So how do you feel right now? Frustrated? Persecuted? Angry? Or all of these feelings? That’s pretty normal. After all, you’re only reading this leaflet because you’ve been caught breaking the law. No matter how you try to justify it, or convince yourself you’re ‘the victim’, the fact is that you’ve gone beyond what’s considered legal in the UK and you’re about to be prosecuted. Did you really do that much wrong though? Yes you did – you broke the law! Nobody gets in to a car intending to kill someone but the fact is it’s normally something seemingly as innocuous as this that causes the serious or fatal accidents we hear about.
It quotes the mother of a child whose father was killed by a speeding driver:
“Could you look my son in the eye and tell him speeding doesn’t matter?”
And then it asks:
Starting to see where we’re coming from?
That is conviciting stuff, in more ways than one. The fact is, the punishment that governing authorities inflict is an aspect of the outworking of the wrath of God on sinners. It is partial. It anticipates the full outpouring of God’s utterly just wrath at the Day of Judgement. It is inevitably provisional and imprecise. No governing authorities, however godly in intention, will ever get it 100% right. But as far as possible justice should be in accordance with the principles that are to be found in God’s law.
We should submit to our government for the sake of God. He requires it. That’s point one. But a right understanding of that has to be balanced by point two, which is this:
Secondly, WE SHOULD SUBMIT TO GOD FOR THE SAKE OF OUR GOVERNMENT
There is an unspoken question that all this inevitably raises. Is God teaching us through his Word that this obedience to secular authority should be absolute and without exception?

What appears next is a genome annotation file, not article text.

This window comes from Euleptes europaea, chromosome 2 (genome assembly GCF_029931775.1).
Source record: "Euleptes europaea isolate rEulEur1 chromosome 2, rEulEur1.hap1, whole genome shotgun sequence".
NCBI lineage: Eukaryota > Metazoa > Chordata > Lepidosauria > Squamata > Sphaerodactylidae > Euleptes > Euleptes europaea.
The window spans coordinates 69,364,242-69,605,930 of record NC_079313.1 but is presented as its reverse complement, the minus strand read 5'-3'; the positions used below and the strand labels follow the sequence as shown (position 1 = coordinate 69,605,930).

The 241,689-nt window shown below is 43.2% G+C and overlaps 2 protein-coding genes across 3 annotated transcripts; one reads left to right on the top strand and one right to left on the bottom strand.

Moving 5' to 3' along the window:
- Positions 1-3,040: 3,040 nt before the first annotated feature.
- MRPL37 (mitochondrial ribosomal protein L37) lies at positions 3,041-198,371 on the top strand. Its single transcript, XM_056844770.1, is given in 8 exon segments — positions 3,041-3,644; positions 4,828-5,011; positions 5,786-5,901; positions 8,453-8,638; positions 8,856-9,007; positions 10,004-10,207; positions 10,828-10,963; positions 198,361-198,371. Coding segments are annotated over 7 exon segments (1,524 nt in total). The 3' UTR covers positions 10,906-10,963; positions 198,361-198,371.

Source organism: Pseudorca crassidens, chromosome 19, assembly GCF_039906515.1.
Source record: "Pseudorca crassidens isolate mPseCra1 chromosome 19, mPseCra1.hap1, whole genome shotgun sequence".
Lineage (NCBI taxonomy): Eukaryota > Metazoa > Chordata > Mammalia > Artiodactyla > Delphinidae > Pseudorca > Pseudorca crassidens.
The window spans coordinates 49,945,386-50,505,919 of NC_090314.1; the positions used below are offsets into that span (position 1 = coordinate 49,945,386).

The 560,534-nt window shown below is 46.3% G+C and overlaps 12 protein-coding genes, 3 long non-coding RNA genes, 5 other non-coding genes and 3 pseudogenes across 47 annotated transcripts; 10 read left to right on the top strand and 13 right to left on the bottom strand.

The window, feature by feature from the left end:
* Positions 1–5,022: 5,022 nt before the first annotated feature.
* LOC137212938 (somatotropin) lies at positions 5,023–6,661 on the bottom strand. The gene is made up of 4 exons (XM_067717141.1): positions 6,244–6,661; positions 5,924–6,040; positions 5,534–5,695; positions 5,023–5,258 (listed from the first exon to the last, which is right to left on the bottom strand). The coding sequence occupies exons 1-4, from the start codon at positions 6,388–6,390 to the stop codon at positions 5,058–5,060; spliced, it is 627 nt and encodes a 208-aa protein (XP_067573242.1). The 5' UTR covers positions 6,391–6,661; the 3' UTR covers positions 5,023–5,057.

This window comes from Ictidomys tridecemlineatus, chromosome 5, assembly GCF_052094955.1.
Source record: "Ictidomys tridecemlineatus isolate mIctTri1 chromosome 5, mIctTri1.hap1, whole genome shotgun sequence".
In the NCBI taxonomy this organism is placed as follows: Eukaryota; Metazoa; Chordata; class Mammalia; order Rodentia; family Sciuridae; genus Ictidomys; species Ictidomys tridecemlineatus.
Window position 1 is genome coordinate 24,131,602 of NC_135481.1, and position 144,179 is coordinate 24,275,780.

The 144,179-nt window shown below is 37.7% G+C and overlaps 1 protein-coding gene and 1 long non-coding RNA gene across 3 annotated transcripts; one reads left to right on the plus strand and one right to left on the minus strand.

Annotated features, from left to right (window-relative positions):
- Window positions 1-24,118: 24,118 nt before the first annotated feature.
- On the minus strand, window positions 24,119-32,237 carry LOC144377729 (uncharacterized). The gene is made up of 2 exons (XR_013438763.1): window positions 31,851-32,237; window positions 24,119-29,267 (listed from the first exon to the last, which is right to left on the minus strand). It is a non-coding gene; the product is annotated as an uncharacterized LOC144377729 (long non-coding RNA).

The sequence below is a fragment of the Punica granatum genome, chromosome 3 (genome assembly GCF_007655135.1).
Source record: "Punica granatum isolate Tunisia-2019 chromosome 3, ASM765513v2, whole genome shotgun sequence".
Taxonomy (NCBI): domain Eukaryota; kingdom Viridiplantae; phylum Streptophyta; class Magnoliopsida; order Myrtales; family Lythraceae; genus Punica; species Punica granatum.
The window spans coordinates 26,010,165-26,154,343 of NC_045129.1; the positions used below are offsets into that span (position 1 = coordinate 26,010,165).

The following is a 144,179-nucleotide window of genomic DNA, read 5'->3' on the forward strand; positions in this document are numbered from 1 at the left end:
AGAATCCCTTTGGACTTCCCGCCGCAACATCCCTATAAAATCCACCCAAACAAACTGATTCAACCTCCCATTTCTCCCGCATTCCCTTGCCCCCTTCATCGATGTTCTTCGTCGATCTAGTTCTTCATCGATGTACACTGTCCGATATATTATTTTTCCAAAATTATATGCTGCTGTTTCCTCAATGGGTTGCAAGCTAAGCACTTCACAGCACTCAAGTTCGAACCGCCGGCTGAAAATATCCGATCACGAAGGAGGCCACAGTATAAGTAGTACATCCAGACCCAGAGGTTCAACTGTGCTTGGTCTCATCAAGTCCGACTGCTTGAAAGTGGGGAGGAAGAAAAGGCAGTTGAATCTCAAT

The answer to that has to be a clear ‘No!’ The fact that governments rule for God does not give them carte blanche to do what they like, or to demand what they like. The submission and obedience required of us is not absolute. It is conditional. There are exceptions.
Governments themselves are under authority – the authority of their maker. Psalm 22.28:
for dominion belongs to the Lord and he rules over the nations.
God rules over governments.
Before we breathe a sigh of relief, though, and think that we can despise all governments and as far as serves our own interests ignore all that they say, remember the context within which the apostle Paul is writing this. The government under which Paul lived and wrote was the Roman Empire: the empire which brutally executed his Lord and Master Jesus; the empire which in the end put Paul himself to death. So it is not just governments that suit us to which we owe obedience.
What, then, is the condition of our obedience to be? It is this: if our obedience to secular authority would require us to disobey the Word of God, then we should obey the Word of God rather than the authorities. Such disobedience is not rebellion. It is submission to the higher authority of God. So for instance, when the apostles Peter and John are required by their own Jewish authorities to stop telling people about the risen Jesus and persuading them to become Christians, Peter replies to them:
“Judge for yourselves whether it is right in God’s sight to obey you rather than God. For we cannot help speaking about what we have seen and heard.”
That’s Acts 4.19-20. But aren’t the authorities God’s servants? How does that square up? The fact of the matter is that servants don’t always do what their master requires of them. When governments act contrary to God’s Word, it doesn’t mean that they’re no longer God’s servants. It means that they’re disobedient servants. And when they rebel against God, there’s no neutral ground. They begin to serve Satan instead.
That’s what is happening, for example, when they begin to persecute the church. So in Revelation 13 godless, Satan inspired powers are described as the beast which “...opened his mouth to blaspheme God, and to slander his name and his dwelling-place and those who live in heaven.”